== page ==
LOS ANGELES — The county will stop collecting fees that often amount to thousands of dollars per person. Los Angeles County will stop billing people millions of dollars a year for the costs of their incarceration in an effort to lighten the financial burden on former inmates.

The Los Angeles County Board of Supervisors voted unanimously to eliminate all criminal administrative fees over which the county has discretion after hearing testimony from dozens of formerly incarcerated residents.

The county is the fourth in California to eliminate the fees. If a bill introduced in the state Senate is approved, the rest of California could soon follow.

“Most of the people who have contact with the criminal justice system are already struggling to make ends meet,” said Supervisor Hilda Solis, who co-wrote the measure. “It’s most definitely not the purpose of the justice system to punish poor people for their poverty.”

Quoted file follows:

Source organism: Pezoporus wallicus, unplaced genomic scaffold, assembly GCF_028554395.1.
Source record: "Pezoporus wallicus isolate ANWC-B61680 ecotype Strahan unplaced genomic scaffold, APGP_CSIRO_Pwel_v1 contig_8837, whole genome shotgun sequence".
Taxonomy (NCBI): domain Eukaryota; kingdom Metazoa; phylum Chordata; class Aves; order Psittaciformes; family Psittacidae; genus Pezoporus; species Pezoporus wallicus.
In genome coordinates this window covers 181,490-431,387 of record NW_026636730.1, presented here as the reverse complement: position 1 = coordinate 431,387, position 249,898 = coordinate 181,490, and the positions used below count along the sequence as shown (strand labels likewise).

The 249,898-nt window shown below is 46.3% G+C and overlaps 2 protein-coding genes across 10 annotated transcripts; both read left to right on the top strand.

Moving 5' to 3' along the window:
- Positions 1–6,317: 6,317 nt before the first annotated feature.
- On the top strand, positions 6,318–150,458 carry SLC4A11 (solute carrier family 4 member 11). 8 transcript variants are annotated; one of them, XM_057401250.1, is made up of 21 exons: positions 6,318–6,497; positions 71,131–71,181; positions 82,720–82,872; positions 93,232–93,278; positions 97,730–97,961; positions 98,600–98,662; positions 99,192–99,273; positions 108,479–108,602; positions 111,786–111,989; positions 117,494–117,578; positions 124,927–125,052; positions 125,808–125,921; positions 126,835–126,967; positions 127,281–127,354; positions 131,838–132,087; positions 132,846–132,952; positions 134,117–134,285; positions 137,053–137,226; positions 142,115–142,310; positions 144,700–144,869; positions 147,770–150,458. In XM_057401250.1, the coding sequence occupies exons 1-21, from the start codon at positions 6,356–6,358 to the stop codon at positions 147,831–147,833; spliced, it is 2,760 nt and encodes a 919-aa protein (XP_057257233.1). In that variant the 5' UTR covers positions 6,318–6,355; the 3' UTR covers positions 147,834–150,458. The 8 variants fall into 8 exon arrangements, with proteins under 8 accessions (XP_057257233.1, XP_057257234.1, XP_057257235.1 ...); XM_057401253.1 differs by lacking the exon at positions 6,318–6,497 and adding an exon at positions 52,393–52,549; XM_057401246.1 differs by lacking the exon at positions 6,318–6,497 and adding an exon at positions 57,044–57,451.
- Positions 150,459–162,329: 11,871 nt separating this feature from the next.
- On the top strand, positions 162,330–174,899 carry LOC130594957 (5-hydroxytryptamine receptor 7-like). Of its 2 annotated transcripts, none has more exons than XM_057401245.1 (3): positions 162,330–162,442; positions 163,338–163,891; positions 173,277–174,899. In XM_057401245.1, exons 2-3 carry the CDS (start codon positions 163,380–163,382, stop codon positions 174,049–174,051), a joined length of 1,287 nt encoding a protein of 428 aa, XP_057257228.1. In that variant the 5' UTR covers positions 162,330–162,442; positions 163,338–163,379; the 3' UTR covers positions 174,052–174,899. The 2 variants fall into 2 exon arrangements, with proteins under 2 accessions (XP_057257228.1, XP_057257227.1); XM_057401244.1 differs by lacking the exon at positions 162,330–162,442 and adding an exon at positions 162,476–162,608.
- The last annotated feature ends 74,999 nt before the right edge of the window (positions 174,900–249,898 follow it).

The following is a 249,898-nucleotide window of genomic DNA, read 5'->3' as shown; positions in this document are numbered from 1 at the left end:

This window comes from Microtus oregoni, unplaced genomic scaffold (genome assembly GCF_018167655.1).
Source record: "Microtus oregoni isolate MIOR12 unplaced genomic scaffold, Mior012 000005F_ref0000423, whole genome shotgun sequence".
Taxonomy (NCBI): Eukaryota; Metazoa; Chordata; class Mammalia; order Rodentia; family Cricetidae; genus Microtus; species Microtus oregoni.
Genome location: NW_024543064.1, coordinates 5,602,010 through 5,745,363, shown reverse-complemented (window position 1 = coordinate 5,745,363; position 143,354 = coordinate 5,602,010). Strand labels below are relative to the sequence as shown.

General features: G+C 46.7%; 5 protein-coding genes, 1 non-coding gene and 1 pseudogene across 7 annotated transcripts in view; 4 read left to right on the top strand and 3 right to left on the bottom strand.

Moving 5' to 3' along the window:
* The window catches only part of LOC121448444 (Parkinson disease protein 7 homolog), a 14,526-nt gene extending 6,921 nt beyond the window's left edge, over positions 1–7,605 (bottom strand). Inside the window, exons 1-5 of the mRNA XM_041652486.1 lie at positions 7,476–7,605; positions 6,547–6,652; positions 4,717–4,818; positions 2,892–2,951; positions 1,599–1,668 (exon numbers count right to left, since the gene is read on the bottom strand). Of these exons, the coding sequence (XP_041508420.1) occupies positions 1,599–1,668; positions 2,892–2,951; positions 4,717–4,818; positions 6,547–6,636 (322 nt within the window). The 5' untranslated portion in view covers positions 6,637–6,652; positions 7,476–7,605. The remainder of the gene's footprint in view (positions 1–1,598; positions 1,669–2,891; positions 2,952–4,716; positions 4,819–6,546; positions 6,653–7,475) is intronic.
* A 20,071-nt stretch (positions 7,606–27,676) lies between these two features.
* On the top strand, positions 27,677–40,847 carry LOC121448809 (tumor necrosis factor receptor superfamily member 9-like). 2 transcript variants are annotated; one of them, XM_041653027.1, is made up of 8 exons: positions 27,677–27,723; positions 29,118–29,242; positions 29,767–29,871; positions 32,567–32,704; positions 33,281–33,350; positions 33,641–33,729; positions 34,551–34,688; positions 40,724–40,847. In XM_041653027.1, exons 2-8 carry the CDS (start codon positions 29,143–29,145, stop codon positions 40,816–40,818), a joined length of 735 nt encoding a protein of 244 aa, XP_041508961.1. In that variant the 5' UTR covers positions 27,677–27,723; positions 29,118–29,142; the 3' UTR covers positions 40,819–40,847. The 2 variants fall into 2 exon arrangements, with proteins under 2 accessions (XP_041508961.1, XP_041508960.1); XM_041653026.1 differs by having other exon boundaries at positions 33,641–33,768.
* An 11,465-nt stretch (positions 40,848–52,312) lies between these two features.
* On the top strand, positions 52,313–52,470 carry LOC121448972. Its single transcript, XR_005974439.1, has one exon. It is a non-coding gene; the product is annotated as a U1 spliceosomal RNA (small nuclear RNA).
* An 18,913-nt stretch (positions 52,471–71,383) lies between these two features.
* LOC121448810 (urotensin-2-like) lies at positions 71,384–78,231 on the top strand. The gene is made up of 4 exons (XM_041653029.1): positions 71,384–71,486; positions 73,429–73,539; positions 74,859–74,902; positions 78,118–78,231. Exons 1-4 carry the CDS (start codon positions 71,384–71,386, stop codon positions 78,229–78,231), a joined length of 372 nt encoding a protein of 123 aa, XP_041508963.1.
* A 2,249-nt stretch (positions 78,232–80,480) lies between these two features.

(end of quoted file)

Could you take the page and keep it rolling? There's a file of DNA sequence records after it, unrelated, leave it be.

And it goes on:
Among the fees that Los Angeles will no longer collect are a monthly $155 charge for probation supervision, $769 for a pre-sentence report, $50 for alcohol testing and legal counsel fees that can reach hundreds of dollars, according to a November report from a coalition of criminal justice reform advocacy groups.

“It’s just never-ending. It’s a revolving door of fees and stipulations,” Cynthia Blake told the supervisors. A mother of seven, Blake said she was homeless when she was assessed more than $5,000 in probation fees nearly a decade ago. Unable to pay, she “ducked and dodged” the probation department, ultimately ending up in prison.

The vote followed a December report from the county’s Chief Executive Office finding that the county assessed an average of $121 million in fines and fees each year since 2014, but collected about $11.4 million annually, or 9%.

Including all fees, fines and restitution, Los Angeles still has over $1.8 billion in outstanding debt on the books, dating back 50 years. The measure doesn’t touch restitution or fees and fines required by state law, however.

The county’s 2019-2020 budget for public protection — which includes the sheriff’s department, which operates county jails, probation and the courts — is $8.9 billion.